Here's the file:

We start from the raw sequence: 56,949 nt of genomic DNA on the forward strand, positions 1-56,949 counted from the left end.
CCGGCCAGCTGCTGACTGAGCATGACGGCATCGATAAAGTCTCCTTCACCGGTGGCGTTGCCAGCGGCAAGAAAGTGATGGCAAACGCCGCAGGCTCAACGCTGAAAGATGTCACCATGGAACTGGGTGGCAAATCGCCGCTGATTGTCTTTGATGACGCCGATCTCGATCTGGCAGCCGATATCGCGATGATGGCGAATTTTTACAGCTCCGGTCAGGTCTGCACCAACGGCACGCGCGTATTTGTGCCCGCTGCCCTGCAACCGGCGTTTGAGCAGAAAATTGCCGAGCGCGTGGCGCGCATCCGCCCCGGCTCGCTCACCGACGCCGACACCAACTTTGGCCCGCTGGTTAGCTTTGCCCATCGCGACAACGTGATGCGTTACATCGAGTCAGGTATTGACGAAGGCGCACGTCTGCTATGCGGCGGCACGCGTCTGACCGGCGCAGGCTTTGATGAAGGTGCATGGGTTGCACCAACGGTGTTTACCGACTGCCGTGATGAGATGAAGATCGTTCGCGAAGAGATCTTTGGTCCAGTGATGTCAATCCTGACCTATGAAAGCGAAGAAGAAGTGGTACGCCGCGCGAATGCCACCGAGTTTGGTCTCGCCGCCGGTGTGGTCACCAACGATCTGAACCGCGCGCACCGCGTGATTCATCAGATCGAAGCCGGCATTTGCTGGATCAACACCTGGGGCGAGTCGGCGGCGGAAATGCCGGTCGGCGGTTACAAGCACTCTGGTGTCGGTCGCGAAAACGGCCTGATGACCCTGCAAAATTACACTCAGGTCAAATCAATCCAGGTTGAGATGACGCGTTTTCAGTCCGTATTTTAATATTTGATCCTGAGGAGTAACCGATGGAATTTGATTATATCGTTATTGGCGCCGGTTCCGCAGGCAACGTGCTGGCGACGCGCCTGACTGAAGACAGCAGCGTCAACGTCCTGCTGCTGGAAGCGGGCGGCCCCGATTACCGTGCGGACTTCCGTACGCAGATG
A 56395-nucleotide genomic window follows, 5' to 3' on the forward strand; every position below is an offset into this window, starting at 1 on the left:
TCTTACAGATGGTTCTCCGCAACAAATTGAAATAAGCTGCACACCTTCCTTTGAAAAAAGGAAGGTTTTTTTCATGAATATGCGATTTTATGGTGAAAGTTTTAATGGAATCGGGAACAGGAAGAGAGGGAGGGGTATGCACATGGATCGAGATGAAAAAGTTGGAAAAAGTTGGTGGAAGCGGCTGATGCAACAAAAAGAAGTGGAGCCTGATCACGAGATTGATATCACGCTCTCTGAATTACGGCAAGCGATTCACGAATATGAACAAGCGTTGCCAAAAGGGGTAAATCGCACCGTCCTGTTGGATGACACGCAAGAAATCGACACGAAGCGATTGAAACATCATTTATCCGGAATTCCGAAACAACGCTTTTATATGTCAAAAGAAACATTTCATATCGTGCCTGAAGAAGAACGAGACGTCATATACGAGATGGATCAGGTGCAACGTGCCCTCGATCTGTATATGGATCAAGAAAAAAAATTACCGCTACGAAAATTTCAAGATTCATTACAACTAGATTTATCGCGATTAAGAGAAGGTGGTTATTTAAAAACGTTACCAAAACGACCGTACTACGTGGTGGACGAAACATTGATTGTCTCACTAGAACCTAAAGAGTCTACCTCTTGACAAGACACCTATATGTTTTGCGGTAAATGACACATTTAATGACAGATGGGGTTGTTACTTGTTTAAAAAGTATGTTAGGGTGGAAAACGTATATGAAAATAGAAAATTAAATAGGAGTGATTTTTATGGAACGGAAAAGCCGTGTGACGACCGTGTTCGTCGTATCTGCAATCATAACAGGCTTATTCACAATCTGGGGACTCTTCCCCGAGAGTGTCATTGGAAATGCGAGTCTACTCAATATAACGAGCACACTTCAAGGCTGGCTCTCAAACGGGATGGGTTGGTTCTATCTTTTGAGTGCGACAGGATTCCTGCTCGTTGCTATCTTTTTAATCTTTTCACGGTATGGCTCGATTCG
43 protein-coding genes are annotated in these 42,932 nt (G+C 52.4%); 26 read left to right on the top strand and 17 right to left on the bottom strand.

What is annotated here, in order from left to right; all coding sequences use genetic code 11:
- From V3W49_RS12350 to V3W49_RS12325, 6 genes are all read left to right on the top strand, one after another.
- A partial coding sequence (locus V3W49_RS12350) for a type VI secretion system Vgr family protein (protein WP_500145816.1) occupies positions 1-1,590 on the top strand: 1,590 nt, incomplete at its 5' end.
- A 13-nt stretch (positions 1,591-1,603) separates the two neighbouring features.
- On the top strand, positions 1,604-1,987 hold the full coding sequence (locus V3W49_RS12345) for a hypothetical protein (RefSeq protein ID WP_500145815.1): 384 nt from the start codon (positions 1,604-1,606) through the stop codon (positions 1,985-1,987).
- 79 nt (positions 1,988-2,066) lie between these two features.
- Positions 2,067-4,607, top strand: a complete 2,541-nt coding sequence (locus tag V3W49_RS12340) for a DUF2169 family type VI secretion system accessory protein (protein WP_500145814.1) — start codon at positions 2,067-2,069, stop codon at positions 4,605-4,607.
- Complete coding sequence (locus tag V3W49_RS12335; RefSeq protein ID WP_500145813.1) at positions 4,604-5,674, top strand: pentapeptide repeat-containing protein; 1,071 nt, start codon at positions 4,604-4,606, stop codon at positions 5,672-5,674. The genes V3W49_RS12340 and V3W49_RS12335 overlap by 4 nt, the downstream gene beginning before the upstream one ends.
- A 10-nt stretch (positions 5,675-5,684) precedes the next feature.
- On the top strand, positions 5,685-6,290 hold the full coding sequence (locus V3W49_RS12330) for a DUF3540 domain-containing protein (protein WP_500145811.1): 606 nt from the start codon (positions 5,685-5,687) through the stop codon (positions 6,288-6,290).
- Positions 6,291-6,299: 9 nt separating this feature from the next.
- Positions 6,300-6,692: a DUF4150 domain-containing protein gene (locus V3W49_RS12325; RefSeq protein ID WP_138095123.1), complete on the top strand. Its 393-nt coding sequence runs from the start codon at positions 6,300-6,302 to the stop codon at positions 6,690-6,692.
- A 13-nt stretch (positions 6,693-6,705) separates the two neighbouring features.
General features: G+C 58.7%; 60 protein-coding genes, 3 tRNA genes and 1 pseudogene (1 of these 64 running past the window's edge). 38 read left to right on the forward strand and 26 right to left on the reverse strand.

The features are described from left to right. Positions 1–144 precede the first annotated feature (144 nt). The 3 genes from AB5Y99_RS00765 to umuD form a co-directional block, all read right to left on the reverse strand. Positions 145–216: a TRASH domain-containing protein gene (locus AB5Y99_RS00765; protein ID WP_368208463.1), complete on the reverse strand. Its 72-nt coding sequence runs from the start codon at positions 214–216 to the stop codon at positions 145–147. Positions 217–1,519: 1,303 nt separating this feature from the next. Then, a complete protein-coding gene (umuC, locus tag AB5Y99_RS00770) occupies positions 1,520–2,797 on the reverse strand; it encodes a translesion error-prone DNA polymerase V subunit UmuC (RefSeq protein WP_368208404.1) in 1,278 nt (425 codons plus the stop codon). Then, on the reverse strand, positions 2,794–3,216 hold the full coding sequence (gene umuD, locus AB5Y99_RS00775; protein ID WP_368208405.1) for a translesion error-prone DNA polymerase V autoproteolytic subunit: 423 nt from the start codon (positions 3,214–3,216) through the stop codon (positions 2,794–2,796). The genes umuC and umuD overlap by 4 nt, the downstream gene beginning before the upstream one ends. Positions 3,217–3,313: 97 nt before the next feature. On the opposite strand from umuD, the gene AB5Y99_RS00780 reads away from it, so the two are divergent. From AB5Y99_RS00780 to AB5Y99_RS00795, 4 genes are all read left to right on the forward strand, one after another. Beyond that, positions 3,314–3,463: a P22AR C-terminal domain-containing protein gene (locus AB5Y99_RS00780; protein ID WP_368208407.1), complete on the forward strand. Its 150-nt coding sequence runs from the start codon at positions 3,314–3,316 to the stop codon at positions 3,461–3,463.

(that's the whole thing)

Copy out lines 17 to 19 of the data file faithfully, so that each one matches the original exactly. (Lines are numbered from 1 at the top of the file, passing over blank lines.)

- Positions 6,300-6,692: a DUF4150 domain-containing protein gene (locus V3W49_RS12325; RefSeq protein ID WP_138095123.1), complete on the top strand. Its 393-nt coding sequence runs from the start codon at positions 6,300-6,302 to the stop codon at positions 6,690-6,692.
- A 13-nt stretch (positions 6,693-6,705) separates the two neighbouring features.
General features: G+C 58.7%; 60 protein-coding genes, 3 tRNA genes and 1 pseudogene (1 of these 64 running past the window's edge). 38 read left to right on the forward strand and 26 right to left on the reverse strand.